Exclusive reporting by Whistleblower Network News details the failure of FWS to fully leverage whistleblower awards.
U.S. Fish and Wildlife Service Continues to Underutilize Whistleblower Awards Last week, Whistleblower Network News published an exclusive report on the U.S. Fish and Wildlife Service’s (FWS) use of whistleblower awards.
The article, which features quotes from NWC’s Chairman of the Board Stephen M. Kohn and Senior Wildlife and Climate Policy Advisor Scott Hajost, details how FWS continues to underutilize whistleblower awards. Based on information obtained in response to a Freedom of Information Act (FOIA) request, WNN reports that from late 2019 through 2022, FWS issued only twenty-one whistleblower awards and that a vast majority of these were for between $2,000 and $5,000.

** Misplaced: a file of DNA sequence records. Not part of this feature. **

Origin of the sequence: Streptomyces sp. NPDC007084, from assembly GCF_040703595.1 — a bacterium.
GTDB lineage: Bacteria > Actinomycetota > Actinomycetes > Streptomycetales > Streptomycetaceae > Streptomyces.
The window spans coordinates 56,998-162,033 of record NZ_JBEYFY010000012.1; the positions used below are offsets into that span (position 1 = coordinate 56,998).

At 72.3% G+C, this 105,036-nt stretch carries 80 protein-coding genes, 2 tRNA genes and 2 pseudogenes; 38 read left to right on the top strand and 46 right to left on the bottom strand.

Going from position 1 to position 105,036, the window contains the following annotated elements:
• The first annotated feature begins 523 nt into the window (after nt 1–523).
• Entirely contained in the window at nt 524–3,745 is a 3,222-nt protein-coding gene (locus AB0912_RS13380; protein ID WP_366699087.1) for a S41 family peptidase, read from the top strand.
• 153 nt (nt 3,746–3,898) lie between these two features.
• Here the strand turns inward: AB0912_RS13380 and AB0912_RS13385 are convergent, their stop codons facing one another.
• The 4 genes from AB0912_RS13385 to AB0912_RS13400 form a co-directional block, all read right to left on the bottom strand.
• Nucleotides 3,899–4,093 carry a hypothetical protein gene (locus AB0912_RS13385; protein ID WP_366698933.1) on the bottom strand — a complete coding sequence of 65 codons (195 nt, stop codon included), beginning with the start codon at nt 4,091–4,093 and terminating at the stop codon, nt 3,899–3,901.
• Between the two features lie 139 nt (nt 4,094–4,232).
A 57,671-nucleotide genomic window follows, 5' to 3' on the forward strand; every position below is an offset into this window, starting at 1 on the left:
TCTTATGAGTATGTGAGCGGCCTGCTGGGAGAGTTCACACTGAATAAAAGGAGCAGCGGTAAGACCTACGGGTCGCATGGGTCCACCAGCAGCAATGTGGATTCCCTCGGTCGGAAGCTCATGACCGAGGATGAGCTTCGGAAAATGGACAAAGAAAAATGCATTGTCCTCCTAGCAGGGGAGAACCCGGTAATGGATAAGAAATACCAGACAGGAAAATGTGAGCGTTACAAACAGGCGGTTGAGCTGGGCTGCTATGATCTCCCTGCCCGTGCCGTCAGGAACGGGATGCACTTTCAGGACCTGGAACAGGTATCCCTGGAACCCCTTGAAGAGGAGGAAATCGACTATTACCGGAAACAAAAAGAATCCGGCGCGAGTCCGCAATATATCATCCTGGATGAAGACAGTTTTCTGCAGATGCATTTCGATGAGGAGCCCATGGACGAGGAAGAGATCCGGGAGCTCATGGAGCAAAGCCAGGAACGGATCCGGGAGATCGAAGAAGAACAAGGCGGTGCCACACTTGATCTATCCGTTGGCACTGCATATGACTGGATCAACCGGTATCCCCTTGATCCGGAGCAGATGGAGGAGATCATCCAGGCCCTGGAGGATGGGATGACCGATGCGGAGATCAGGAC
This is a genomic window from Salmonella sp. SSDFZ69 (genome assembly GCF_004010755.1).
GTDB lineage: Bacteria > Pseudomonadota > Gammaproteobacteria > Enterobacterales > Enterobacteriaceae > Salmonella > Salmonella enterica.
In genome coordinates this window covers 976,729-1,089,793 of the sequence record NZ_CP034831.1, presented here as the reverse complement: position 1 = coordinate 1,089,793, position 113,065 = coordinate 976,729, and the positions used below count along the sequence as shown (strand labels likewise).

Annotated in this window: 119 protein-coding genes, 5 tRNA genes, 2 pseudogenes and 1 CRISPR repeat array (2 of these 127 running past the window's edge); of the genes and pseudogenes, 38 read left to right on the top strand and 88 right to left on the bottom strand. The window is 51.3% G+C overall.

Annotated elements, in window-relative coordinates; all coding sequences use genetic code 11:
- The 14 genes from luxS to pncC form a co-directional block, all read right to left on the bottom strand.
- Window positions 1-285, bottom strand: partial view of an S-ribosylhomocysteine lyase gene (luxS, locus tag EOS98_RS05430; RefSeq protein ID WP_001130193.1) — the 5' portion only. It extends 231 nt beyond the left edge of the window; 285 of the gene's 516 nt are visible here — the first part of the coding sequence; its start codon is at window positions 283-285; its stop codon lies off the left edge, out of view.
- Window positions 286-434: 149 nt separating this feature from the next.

“Fish and Wildlife continues to radically underutilize whistleblower awards,” says Kohn. “The program has tremendous potential and could revolutionize the enforcement of wildlife crime. Fish and Wildlife needs to follow the lead of the SEC and other agencies and implement a robust whistleblower award program.”
In recent years, there has been a growing recognition of the power of whistleblowers in exposing wildlife crimes. NWC has been particularly involved in advocating for the utilization of whistleblowers in the fight against wildlife crime.
“Extinctions are forever. Loss of habitat is often irreplaceable. FWS must implement the whistleblower program in accordance with the highly successful procedures used by other agencies,” Kohn says.
Fondation Segré and IUCN Save Our Species are proud to announce that the fourth calls for proposals under the Fondation Segré Conservation Action Fund are now live. The deadline to apply is Thursday 4 April 2024 at 14:00 (2pm) Central European Summer Time – CEST.